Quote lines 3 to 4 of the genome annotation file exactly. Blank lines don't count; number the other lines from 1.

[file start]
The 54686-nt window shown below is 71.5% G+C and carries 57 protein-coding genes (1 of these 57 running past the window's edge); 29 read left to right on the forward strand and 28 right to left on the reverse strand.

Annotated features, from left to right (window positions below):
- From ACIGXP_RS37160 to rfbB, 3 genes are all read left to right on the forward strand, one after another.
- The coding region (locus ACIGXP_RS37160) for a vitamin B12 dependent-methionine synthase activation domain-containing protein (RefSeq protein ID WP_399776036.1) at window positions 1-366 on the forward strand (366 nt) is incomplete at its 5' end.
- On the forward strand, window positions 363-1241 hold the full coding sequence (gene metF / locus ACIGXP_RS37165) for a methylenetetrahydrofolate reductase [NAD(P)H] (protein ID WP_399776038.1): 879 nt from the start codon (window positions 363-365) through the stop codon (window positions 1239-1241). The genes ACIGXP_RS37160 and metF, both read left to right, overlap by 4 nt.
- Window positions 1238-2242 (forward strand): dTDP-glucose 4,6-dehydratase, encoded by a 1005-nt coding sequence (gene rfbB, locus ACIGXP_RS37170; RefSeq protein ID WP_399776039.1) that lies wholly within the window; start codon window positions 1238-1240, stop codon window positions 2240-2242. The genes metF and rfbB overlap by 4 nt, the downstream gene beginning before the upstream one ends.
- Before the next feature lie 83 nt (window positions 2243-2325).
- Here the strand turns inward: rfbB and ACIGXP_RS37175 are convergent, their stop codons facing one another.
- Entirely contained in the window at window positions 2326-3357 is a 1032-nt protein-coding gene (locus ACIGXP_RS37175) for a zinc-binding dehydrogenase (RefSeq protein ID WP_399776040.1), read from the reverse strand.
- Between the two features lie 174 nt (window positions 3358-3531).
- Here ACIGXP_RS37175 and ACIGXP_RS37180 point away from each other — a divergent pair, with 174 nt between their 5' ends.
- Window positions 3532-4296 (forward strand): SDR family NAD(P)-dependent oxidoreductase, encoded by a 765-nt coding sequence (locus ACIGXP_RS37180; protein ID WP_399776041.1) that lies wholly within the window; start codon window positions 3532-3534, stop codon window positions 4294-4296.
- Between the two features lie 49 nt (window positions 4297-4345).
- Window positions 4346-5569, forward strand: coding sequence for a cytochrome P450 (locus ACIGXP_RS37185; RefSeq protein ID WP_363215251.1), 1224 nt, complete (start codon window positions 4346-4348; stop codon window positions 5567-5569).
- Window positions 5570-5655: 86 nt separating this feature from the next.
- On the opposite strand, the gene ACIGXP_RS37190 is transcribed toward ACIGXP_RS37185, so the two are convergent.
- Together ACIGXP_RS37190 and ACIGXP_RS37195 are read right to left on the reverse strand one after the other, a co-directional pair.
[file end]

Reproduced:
- From ACIGXP_RS37160 to rfbB, 3 genes are all read left to right on the forward strand, one after another.
- The coding region (locus ACIGXP_RS37160) for a vitamin B12 dependent-methionine synthase activation domain-containing protein (RefSeq protein ID WP_399776036.1) at window positions 1-366 on the forward strand (366 nt) is incomplete at its 5' end.